In Investment, Opinion

Of late, the term “CrowdFunding” has started to become commonplace in the vocabulary of entrepreneurs, but I think it is used to refer to such a wide range of activities it can be confusing.  As I see it, Crowd Funding  helps people collaborate to fund a specific project through a website, which usually takes a percentage of the funds raised in exchange for connecting projects with donors.  The exact mechanisms for funding and motivation of the donors can differ widely however.  Here is a whistle-stop tour of how I see the various different forms of CrowdFunding (note the names I’ve applied are simply my own labels – I don’t think they are in widespread use).  The examples are not intended to be exhaustive…

Crowd Charity is where a charity or not-for-profit (whether a national organisation or a community group) ask for donations to fund a particular project or goal through donations from many individuals.  The intent of donors is clearly philanthropic, and usually the donation structure will be tax efficient.

  • SoLoCo is a UK site crowdfunding for community projects
  • JustGiving isn’t usually listed as a crowdfunding site, but has all the essential ingredients.
  • A PayPal “Donate” button enables non-profits to turn their own websites and blogs into sources of funding

Crowd Donation is where an entity that is not a charity or not-for-profit asks for money, for example to start a business or fund an artistic project.  Here the donation is made with the intent of helping another party (i.e. for the “feel good factor”, but with the expectation that other party will ultimately profit more from it.

  • BloomVC is a new Scottish site supporting a variety of models including donation
  • Kickstarter is a US site based on the same principles

Crowd Advance Purchase is where people pay in advance for a product purchase, to enable the producer to purchase the materials, tools and services needed to create the product.  The motivation of the donor (customer) may be partly philanthropic, but is mainly to own a product that is not available through any other means.

  • I’m pretty sure Quirky used to do this, although it doesn’t seem to be part of their current model – if anyone knows a site currently doing this please leave a comment!

Crowd Reward sits between Crowd Donation and Advance Purchase, where the donor will received some goods, services or other benefit as a result of donating but that is not their core intent.  For example, a band raising money to record an album may offer donors a signed photo.  The intent is much as for Crowd Donation, but with some benefit for the donor beyond “feel good factor”.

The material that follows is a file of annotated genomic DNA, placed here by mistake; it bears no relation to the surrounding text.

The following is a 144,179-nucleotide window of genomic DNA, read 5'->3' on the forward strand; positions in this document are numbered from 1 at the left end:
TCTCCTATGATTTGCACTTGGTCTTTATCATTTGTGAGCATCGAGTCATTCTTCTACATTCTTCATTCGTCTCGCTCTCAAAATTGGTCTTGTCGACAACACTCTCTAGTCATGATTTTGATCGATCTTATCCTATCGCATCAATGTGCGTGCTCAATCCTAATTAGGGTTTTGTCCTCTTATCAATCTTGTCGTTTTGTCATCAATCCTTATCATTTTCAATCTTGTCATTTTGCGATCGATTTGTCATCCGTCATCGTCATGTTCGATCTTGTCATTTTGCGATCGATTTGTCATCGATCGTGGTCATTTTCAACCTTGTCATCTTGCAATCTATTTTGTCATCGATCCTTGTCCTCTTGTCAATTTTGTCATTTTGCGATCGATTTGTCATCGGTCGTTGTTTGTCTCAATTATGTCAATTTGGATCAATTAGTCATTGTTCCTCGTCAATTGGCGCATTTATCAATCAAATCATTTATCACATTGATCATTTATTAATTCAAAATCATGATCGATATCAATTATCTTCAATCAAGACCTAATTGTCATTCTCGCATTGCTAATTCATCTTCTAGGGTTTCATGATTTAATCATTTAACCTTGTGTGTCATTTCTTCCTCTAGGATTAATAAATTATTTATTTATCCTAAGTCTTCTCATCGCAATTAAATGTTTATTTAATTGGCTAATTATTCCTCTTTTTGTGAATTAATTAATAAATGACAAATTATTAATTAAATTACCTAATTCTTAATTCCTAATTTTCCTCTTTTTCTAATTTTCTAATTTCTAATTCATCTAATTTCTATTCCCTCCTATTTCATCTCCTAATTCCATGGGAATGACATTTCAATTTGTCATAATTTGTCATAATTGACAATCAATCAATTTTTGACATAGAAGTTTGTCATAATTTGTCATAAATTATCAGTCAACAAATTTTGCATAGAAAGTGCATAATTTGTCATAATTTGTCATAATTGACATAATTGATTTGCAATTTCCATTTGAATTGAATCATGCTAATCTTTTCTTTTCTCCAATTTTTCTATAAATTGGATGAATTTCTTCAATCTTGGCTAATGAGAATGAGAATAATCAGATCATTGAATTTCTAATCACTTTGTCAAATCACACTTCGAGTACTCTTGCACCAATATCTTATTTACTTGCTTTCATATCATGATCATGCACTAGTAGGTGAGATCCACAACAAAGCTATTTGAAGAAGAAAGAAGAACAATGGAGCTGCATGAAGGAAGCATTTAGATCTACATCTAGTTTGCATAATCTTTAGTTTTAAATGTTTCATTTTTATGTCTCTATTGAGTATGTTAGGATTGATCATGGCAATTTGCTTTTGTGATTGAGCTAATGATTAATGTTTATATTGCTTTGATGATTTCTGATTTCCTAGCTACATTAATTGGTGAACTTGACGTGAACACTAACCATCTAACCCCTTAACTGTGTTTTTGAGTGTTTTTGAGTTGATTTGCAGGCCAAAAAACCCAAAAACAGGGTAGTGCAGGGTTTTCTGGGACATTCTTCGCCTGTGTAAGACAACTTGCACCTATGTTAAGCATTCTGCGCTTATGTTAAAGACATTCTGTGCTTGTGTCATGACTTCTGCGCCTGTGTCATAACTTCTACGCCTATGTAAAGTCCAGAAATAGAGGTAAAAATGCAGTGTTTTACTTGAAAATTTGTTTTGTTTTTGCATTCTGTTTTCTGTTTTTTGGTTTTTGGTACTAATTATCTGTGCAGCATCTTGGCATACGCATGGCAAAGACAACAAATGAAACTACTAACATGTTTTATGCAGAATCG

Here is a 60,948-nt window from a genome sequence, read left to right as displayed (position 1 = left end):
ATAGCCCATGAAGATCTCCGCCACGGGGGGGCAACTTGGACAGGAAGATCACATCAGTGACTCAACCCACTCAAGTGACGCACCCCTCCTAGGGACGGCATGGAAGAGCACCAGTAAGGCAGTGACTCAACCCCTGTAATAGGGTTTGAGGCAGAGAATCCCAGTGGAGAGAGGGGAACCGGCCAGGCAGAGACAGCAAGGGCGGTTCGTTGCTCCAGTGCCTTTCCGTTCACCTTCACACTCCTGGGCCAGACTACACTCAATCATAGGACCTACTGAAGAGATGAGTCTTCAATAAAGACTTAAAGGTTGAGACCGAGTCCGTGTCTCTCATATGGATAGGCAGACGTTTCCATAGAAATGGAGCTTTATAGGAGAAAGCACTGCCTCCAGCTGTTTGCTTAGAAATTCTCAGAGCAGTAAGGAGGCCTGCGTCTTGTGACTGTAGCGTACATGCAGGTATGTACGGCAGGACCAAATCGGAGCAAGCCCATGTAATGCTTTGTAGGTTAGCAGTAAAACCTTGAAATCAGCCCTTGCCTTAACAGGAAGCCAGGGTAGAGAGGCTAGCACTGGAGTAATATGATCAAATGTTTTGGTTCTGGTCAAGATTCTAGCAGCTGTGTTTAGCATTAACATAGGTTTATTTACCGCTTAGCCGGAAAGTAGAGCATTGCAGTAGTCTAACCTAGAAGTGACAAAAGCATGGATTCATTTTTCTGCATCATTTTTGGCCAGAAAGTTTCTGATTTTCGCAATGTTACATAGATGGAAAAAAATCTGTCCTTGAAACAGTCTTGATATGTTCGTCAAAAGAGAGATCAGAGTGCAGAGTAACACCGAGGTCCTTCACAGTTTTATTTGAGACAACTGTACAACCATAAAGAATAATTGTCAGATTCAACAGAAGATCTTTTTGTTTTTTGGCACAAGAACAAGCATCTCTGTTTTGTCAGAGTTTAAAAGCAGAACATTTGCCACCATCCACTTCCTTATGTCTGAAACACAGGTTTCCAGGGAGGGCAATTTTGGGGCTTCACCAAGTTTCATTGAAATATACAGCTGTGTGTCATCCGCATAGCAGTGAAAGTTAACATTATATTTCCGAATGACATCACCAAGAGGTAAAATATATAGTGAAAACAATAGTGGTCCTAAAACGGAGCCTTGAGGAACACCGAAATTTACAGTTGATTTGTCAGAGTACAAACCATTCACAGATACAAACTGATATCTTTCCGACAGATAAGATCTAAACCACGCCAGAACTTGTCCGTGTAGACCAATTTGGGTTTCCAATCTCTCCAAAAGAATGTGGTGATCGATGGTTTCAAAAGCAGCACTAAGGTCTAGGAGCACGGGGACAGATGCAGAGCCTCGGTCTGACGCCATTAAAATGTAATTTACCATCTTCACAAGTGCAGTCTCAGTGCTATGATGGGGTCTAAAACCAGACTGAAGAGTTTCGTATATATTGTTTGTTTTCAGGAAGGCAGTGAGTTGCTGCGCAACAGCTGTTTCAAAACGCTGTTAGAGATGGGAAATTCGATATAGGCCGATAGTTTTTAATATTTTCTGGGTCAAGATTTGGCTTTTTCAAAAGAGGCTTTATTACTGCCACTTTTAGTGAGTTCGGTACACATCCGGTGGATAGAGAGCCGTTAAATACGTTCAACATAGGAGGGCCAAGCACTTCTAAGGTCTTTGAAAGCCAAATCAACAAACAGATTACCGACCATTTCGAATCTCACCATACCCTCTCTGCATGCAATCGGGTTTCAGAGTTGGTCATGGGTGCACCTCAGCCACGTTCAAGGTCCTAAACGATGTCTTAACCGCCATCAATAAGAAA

• BloomVC is a new Scottish site supporting a variety of models including donation with rewards
  • Kickstarter is a US site based on the same principles

Crowd Loans are where the money is lent to an entrepreneur rather than donated

  • Kiva offers loans to entrepreneurs, funded by “investors” who visit the site

Crowd Equity is a form of investment in businesses whereby cash is provided in exchange for shares, using a platform with direct reach to individual small investors rather than a mainstream  equities market (such as a stock exchange).  The donor is (investor), who buys shares in the ownership of the business with the expectation (or hope) of making a profit on selling them in the future.  Of course, they may also partly be motivated to invest by the “feel good factor” involved in creating a new business.

  • CrowdCube is UK based and claims to be the worlds first Crowd Equity platform

There is often a perception that Crowd Funding is a form of Micro Finance whereby people can raise quantities of money too small for traditional lenders or investors to be interested.  In fact, there are examples of Crowd Funded projects that have raised hundreds of thousands so the size of the funding is clearly not always “Micro”.

In many countries, and especially the UK, equity investment in companies in Heavily regulated to protect individual investors who may not fully understand the risks.  This means that implementing Crowd Equity platforms is not straightforward, and has tended to push interest toward Crowd Donation, Reward and Advance Purchase.  In the UK, CrowdCube seem to have found a legal route through that particular problem, but it’s not yet clear whether it is a sustainable or replicable model in this environment.

 Crowd Funding may also make seeking other forms of investment difficult in the future.  For example, Angels or VCs might find it hard to invest in a company that already had hundreds of individual shareholders.  This has led some to suggest that Crowd Funding is most appropriate for otherwise un-fundable projects.

An interesting example of a company ahead of the trend by UK standards is BrewDog (see have raised £650,000 already from individual beer drinkers who like their product through a campaign called Equity for Punks, and are now raising a further round of £2 million (this in addition to other more conventional investment from corporate investors).  This is an equity investment in a public company and is as such a regulated activity with substantial cost overheads, but they are not listed on any mainstream stock exchange.

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